Gerald Caplan is an African scholar, former NDP national director and a regular panelist on CBC's Power and Politics.
There are lots of conservative groups in Canada that have been granted charitable status, the Fraser Institute being an obvious example. That means they're required to be non-partisan and can use only 10 per cent of their resources for political activities. Besides broad ideology, what these groups have in common is that none of them, it appears, is being audited by the Canadian Revenue Agency. Yet many have unquestionably participated in "political activities" as spelled out by the CRA. You can read all about them, and their warm relationships with the Harper government, in Prof. Donald Gutstein's new book, Harperism: How Stephen Harper and His Think Tank Colleagues Have Transformed Canada.
Then there are the more or less progressive equivalents of these charitable groups, like the Canadian Centre for Policy Alternatives (CCPA) and the David Suzuki Foundation. Most are quite small. What 52 of them have in common is that virtually all (that we know of) have been critical of certain Harper government policies and all are being audited by the CRA, often in a highly intrusive, time-consuming way.
The government somehow found an extra $13.4-million for the CRA to audit charities to ensure they were using tax dollars properly. As far as anyone can tell, all the new funds have been used to audit the government's critics, none to audit its friends. The first wave of such audits mostly focused on environmental groups, but the net was later widened to include anti-poverty, international aid and human-rights groups that drive the Conservatives – and apparently the CRA – crazy.
It sure sounds like an open and shut case of intimidating the government's critics. Yet the CRA insist that the government plays no role in its auditing decisions. It claims that "the process for identifying which charities will be audited for any reason is handled by the Charities Directorate of the CRA alone in a fair and consistent way."
If that's true, what can we say about the many audits of the progressives and the non-audits of the conservatives? That it's a heck of a coincidence? That it's just the way the auditing cookie crumbles? Or that it's a deliberate device by the Harper government to violate the vaunted neutrality of the CRA in order to punish progressive groups in Canada?
What can we make of the CRA warning the Kitchener-Waterloo Field Naturalists, 300 nature lovers in southern Ontario, that they're at risk of breaking the rules limiting so-called political or partisan activities? Here's a coincidence: They had just written to two Harper ministers complaining about government-approved chemicals that damage bee colonies.
What about agency officials informing Oxfam Canada that "preventing poverty" was not an acceptable goal? "Relieving poverty is charitable," they wrote, "but preventing it is not. Preventing poverty could mean providing for a class of beneficiaries that are not poor." Oxfam's executive director, Robert Fox, called it "absurd," though insane seems closer to the mark. Maybe it's another coincidence that Jason Kenney has criticized Oxfam for its opposition to Israeli settlements in the West Bank.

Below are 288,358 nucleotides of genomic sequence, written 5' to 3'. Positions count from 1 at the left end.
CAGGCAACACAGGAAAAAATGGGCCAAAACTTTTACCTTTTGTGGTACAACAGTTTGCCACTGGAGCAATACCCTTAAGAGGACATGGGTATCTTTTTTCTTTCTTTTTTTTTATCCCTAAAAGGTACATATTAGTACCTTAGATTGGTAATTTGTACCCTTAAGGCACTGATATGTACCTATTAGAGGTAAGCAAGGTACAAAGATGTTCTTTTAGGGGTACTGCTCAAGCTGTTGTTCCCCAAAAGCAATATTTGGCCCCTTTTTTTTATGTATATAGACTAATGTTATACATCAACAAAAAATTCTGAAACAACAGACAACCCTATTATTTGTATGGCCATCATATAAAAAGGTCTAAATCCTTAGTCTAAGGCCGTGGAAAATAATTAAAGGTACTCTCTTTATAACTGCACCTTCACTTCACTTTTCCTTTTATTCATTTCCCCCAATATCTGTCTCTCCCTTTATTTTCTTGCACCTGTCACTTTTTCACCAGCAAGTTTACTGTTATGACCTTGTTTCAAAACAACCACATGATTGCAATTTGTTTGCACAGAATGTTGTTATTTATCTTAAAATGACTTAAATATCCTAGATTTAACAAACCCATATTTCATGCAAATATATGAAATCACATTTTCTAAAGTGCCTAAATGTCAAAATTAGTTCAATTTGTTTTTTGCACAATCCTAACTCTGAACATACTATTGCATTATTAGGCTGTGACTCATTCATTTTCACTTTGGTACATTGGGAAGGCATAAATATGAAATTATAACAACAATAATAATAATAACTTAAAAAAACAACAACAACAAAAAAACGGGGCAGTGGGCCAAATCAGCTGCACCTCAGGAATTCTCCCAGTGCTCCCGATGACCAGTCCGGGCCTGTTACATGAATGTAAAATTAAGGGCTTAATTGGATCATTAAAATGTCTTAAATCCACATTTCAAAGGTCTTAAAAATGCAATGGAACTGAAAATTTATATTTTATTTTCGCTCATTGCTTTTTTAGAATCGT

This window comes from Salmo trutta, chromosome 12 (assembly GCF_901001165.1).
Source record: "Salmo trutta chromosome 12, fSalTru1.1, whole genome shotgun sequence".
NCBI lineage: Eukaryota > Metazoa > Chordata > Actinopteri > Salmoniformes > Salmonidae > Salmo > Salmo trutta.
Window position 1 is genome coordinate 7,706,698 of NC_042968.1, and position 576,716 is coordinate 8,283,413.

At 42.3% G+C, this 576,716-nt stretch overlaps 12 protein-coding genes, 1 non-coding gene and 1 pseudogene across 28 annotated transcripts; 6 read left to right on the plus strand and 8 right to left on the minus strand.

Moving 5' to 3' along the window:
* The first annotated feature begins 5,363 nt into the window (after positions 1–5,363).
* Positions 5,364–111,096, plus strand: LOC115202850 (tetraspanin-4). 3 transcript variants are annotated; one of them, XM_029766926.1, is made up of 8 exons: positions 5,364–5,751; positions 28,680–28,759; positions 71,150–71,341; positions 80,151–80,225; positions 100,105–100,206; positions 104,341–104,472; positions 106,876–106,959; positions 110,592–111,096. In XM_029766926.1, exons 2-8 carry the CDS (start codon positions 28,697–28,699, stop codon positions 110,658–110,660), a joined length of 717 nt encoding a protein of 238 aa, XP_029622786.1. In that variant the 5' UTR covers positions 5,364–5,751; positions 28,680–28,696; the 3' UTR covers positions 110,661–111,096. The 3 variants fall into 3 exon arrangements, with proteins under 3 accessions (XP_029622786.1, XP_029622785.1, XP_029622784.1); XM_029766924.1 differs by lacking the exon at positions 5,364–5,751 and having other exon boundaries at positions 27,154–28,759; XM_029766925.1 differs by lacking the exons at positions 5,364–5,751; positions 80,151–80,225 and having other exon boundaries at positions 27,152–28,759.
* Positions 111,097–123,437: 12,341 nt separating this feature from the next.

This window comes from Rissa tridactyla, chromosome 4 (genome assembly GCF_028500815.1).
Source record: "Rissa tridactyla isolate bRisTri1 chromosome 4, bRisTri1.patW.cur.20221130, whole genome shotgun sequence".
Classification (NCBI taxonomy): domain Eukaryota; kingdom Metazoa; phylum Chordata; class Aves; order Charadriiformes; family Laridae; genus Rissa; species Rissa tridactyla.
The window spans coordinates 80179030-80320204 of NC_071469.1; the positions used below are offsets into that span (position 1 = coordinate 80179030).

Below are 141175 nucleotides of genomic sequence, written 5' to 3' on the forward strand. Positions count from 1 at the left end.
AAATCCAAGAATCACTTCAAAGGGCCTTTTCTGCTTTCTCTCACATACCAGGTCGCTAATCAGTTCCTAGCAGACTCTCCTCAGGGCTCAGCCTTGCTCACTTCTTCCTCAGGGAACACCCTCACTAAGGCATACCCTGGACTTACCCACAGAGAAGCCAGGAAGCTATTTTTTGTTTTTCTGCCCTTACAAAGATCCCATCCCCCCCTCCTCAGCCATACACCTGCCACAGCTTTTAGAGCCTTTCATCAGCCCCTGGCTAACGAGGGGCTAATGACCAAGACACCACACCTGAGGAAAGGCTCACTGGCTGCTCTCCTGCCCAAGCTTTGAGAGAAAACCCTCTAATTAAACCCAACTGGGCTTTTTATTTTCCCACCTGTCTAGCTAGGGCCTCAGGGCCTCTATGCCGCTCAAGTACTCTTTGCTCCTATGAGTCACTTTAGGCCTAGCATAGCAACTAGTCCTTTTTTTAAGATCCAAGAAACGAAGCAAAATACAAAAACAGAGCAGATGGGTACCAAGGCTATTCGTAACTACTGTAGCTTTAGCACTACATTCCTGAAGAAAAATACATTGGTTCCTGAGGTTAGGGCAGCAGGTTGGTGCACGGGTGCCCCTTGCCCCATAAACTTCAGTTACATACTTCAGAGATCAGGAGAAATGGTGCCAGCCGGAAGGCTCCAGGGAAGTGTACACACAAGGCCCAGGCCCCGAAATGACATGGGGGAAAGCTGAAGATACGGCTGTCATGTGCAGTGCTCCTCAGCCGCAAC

Indeed the Harper government has never hidden its opposition for certain charities, like the very ones the CRA has chosen to audit. For a while, for example, outrageous attacks on "radical" environmental groups that opposed new pipelines became de rigueur for members of the Harper government.
There's a scandal within a scandal here as well. While the CRA is disrupting the work of often tiny NGOs, the government is simultaneously laying off international tax auditors who specialized in investigating the tax avoidance strategies of 1-per-cent-ers and corporations. Tax dollars lost to the public treasury are estimated in the multi-billions, which is why the G20, including Canada, has formally made cracking down on tax evasion a priority. Except when it's not.
In countries that respect the rule of law, tax auditing is an activity that must be undertaken with the most scrupulous impartiality. Then there was disgraced U.S. president Richard Nixon, the sinister mastermind behind Watergate. Nixon, as one of his senior aides wrote, wanted "to use the available federal machinery to screw our political enemies." That included siccing the Internal Revenue Service on them.
But Nixon's plan was foiled. The IRS commissioner simply refused to co-operate. Yet in Canada, CRA audits of the Conservative government's known enemies now appear to be almost routine.
Everyone knows that Stephen Harper too has a long enemies' list. So the question isn't why the government is going after those enemies. It's how they're getting away with it. Is the CRA carrying out dirty tricks for the government, as seems to be happening? According to its website, the CRA's corporate values are professionalism, respect and integrity, all of which are violated by pursuing those the government can't tolerate.
Why is this not considered Canada's own Auditgate scandal? Why is there not a massive protest against the CRA from those who are not yet being singled out? Where is the business community, the legal community, the mainstream media? If today's enemies are progressive charities, who knows who they could be tomorrow? First they came for progressives….